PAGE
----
Power plant greenhouse gas standards

We set emissions standards for power plants in Washington. Power plants covered by our rule are required to meet greenhouse gas emission performance standards and carbon dioxide sequestration conditions.

About this regulation

Ecology and local clean air agencies regulate small plants that generate more than 25, but less than 350, megawatts of electricity (MWe) by rule. Plants are required to meet greenhouse gas emission standards and offset, or mitigate, their carbon pollution under this regulation.

The Energy Facility Site Evaluation Council (EFSEC) regulates plants larger than 350 MWe.

All power plants in Washington or a power plant with an agreement with a retail utility serving customers in Washington to purchase power must meet a greenhouse gas emission performance standard. Renewable and nuclear-powered electricity, and long-term contracts with the Bonneville Power Administration are exempt from our rule's requirements.

TransAlta, a power plant in Centralia, has special requirements set by the state Legislature. The TransAlta plant must comply with the greenhouse gas emission performance standard for one boiler by Dec. 31, 2015 and a second boiler by Dec. 31, 2020.

Greenhouse gas emissions performance standards

The 2008 law establishes the greenhouse gas emissions performance standards and requires new plants to emit greenhouse gas at a rate of no more than 1,100 pounds per megawatt-hour.

The Washington Department of Commerce is also required to review and revise this number every five years. The revision is based on the average rate of greenhouse gas emissions from new combined-cycle natural gas thermal electric generation turbines. Commerce revised the rate in 2013 to 970 pounds per megawatt-hour. We are currently in the process of revising our rule to be consistent with the lower rate.

The standard applies to electric generating plants or electric cogenerating plants that are designed and permitted to operate at 60 percent or greater capacity (known as their baseload generation).

When does the standard apply?

  • A new power plant starts operation.
  • Ownership change at existing power plants.
  • An existing plant installs a new unit.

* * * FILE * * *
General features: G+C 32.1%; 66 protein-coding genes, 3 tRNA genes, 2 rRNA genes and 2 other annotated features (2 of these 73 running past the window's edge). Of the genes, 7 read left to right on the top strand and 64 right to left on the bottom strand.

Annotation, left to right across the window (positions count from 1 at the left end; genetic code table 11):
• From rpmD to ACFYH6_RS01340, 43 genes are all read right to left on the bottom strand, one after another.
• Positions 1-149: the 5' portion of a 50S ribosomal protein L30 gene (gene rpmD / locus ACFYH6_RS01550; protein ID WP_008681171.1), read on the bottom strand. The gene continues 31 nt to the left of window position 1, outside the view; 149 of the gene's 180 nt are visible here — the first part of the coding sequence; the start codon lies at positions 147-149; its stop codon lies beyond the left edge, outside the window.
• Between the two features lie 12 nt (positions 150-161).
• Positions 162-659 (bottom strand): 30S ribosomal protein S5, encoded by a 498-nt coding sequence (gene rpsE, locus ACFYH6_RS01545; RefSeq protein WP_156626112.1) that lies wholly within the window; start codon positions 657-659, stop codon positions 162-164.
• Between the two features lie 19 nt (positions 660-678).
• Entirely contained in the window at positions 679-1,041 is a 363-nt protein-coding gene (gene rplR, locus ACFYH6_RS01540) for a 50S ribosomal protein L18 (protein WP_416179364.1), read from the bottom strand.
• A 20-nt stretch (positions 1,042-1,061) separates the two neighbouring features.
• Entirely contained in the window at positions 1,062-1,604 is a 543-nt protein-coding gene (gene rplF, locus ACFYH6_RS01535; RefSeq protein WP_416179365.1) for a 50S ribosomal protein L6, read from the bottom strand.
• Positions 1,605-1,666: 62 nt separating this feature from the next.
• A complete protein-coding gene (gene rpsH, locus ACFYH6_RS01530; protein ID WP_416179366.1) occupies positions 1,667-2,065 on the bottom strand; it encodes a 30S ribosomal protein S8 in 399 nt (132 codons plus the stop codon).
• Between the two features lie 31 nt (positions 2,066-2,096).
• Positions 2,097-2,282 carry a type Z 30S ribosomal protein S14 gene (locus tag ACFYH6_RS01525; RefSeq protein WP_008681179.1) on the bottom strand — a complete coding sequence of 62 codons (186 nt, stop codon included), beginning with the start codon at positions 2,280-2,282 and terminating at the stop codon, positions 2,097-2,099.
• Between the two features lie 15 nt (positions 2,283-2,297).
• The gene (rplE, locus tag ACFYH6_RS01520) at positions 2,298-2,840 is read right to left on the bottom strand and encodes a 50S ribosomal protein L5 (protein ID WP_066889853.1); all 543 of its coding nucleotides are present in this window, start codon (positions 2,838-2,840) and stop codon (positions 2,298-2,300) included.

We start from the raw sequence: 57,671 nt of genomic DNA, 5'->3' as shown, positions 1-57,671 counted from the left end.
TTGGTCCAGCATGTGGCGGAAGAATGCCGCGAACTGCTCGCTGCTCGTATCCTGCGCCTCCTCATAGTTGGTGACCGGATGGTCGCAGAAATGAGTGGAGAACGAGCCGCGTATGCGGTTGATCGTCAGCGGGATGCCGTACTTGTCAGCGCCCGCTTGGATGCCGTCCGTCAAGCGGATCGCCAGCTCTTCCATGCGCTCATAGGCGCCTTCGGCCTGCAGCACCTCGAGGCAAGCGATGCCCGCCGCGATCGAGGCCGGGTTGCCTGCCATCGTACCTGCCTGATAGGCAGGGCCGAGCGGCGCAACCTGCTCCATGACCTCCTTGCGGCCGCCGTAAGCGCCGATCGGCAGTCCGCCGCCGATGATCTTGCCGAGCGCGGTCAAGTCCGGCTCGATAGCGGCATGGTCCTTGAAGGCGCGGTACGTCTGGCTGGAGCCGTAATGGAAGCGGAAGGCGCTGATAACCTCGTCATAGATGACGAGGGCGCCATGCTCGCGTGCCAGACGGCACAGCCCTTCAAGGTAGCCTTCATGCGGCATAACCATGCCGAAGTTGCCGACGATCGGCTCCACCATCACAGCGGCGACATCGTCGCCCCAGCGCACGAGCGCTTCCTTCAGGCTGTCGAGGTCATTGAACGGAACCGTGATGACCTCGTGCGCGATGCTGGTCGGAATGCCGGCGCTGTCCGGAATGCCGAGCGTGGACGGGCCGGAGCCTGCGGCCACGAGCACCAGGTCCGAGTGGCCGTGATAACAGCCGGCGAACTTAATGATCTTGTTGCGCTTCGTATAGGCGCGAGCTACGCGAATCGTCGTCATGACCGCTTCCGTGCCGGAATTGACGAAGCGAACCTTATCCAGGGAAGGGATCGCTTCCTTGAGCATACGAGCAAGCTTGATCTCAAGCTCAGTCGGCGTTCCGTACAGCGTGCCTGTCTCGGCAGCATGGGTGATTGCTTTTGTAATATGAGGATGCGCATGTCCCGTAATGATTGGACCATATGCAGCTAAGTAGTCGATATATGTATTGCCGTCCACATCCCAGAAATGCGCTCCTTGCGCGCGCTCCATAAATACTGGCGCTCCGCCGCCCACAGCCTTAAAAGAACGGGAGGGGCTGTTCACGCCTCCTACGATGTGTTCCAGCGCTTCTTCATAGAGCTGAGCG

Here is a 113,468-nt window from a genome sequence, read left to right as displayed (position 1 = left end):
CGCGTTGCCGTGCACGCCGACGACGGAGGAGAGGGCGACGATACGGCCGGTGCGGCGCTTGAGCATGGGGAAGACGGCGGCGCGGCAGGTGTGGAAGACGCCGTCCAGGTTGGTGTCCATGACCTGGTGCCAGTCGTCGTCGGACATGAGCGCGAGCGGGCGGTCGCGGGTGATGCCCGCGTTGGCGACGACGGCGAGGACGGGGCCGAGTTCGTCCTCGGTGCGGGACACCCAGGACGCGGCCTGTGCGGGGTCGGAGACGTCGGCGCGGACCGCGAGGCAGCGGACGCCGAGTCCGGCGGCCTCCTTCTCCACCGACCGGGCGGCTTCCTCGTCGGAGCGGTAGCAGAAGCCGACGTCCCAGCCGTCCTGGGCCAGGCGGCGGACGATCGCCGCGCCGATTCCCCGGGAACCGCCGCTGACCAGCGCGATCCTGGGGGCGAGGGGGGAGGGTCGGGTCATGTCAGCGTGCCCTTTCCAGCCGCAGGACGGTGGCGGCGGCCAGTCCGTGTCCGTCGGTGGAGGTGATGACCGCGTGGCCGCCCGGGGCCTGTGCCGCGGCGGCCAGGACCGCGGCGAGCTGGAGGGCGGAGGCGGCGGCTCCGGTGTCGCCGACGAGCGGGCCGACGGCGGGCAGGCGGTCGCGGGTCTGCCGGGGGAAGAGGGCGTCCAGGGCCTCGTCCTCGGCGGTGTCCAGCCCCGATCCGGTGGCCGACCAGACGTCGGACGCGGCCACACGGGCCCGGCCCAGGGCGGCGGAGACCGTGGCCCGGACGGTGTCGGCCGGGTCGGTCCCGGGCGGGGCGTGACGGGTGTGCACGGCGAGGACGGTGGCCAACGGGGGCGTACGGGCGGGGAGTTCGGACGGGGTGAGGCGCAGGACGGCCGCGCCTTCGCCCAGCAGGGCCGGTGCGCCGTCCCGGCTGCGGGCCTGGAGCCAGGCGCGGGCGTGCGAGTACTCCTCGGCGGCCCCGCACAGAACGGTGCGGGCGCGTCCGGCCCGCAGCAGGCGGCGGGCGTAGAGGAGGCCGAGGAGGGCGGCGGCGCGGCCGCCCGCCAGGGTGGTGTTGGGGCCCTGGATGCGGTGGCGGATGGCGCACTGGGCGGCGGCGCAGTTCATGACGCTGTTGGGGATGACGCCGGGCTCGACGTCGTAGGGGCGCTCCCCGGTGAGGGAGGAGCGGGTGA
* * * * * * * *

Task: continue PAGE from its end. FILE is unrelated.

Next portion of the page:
• An existing plant or unit gets modified and increases fuel usage.
  • An investor-owned or consumer-owned utility signs a long-term contract (5 or more years) with a baseload generating or cogenerating plant. 

Sequestration plans

A power plant using non-geologic sequestration of greenhouse gases must submit a sequestration plan to Ecology or EFSEC for approval to comply with the emissions performance standards.

  • Non-geologic plans should include financial requirements, technical evaluation, post closure requirements, and monitoring plans according to Washington law. 
  • Geologic sequestration requirements according to Washington law. 
  • A  public comment period and a hearing are required.

Permanently-sequestered greenhouse gas emissions do not count toward compliance.

Carbon dioxide mitigation

New or modified thermal power plants larger than 25 megawatts must mitigate or offset their carbon dioxide emissions. 

A fossil-fueled thermal electric generation unit must mitigate or offset the equivalent of 20 percent of the potential carbon dioxide (CO2) emissions that could be emitted over 30 years. Examples of these types of units are:

  • Boilers that run on coal, oil, natural gas, or coke.
  • Combustion turbines.
  • Coal gasification units that produce synthesis gas or hydrogen for a fuel cell.
  • Hydrocarbon reformer emissions where the hydrogen produced is used in fuel cells.

Mitigation plans may include any combination of:

  • Payment to a third party to provide mitigation.
  • Direct purchase of a permanent carbon credit.
  • Direct investment in an applicant-controlled carbon dioxide (CO2) mitigation project including cogeneration.

When does a mitigation plan apply?

  • A new power plant starts operation.
  • An existing plant increases its carbon dioxide emissions by 15 percent or more.
  • An existing plant modifies its operations to increase its capacity by at least 25,000 kilowatts.